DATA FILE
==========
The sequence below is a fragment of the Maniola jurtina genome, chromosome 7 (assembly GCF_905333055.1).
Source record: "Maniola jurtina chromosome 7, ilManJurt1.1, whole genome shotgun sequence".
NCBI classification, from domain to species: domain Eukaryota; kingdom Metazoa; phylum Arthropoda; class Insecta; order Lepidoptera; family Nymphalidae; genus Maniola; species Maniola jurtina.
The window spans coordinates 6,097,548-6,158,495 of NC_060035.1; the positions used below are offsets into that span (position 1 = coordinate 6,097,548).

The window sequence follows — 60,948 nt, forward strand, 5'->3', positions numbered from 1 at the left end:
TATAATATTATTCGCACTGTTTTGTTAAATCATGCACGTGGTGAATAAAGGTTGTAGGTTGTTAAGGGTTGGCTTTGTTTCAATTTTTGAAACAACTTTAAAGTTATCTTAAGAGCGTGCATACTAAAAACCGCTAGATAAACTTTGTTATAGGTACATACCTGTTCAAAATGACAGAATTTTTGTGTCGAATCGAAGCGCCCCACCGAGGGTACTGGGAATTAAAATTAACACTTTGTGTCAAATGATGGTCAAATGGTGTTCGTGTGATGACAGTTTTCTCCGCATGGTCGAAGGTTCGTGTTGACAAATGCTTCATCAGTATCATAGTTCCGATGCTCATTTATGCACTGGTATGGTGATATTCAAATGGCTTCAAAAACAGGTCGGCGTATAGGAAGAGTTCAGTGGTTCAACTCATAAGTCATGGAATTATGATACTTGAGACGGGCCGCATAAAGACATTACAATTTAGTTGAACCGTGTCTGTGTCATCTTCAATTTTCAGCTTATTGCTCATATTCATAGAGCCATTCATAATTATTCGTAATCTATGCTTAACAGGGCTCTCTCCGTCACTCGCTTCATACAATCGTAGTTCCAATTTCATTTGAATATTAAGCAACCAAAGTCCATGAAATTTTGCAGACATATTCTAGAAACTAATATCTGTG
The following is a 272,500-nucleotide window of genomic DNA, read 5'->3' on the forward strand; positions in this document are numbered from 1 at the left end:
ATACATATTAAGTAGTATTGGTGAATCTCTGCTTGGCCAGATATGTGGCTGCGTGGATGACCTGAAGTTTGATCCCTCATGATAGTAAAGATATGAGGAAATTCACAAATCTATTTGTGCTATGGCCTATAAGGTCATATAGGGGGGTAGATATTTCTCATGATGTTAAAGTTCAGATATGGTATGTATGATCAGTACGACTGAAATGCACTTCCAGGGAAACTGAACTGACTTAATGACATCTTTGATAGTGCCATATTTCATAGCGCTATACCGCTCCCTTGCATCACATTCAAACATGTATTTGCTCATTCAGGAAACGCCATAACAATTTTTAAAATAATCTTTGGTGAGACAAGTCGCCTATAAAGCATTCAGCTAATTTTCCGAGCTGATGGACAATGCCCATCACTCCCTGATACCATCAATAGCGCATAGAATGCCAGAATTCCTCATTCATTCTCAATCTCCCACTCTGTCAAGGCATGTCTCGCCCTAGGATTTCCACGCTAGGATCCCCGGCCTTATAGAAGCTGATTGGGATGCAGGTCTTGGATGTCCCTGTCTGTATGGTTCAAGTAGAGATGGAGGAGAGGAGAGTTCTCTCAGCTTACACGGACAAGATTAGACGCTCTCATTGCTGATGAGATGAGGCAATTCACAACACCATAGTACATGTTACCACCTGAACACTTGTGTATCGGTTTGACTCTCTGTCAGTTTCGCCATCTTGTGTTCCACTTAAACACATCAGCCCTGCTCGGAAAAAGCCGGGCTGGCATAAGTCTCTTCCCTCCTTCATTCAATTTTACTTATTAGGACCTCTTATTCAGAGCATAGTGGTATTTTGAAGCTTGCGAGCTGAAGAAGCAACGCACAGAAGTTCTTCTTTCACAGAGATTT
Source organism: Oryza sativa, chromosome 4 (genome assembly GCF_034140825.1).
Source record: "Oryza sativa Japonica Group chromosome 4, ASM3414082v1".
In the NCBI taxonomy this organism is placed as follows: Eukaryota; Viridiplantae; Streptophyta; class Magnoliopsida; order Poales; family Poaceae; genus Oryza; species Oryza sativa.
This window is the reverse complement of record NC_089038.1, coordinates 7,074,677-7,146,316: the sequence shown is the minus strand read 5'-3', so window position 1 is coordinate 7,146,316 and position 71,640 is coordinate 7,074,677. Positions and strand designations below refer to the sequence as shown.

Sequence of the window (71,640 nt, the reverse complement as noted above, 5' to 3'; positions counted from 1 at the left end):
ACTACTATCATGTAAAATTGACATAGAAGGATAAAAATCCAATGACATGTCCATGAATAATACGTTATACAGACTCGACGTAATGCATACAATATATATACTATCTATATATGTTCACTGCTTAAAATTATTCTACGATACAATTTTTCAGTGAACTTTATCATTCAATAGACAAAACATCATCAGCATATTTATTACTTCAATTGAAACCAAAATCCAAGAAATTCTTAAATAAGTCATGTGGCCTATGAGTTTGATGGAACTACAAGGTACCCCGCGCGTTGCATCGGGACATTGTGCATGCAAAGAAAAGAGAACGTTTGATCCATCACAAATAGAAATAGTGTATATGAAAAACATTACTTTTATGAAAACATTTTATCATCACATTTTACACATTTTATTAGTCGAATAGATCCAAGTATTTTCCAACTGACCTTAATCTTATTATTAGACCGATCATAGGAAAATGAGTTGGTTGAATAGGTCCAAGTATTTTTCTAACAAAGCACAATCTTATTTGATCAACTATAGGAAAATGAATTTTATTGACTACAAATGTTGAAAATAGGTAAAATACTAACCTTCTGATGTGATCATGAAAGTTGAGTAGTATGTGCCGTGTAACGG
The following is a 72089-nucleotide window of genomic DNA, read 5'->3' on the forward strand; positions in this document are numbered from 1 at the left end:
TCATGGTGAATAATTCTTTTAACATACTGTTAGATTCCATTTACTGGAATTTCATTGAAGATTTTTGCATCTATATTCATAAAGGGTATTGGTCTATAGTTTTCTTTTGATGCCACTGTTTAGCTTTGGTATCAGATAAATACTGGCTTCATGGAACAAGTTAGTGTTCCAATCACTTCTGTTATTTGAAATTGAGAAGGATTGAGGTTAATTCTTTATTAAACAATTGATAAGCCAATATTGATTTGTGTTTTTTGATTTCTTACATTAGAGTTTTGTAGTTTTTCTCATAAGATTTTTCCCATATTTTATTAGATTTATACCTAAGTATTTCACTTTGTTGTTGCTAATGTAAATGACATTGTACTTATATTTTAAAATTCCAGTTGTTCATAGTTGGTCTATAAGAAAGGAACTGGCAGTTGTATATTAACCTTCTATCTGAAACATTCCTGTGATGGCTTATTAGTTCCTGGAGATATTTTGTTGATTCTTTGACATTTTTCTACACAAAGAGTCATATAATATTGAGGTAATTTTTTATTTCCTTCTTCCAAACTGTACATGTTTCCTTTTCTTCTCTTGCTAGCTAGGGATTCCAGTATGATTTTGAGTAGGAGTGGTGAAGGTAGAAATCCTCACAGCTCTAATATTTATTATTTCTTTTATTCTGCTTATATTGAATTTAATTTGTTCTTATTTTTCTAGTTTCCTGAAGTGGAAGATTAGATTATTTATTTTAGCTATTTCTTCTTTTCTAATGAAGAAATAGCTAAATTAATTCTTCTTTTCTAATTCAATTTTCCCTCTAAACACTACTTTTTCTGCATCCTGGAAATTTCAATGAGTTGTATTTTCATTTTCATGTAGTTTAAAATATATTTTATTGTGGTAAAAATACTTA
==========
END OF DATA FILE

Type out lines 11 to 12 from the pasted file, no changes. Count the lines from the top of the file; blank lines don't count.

In the NCBI taxonomy this organism is placed as follows: Eukaryota; Viridiplantae; Streptophyta; class Magnoliopsida; order Poales; family Poaceae; genus Oryza; species Oryza sativa.
This window is the reverse complement of record NC_089038.1, coordinates 7,074,677-7,146,316: the sequence shown is the minus strand read 5'-3', so window position 1 is coordinate 7,146,316 and position 71,640 is coordinate 7,074,677. Positions and strand designations below refer to the sequence as shown.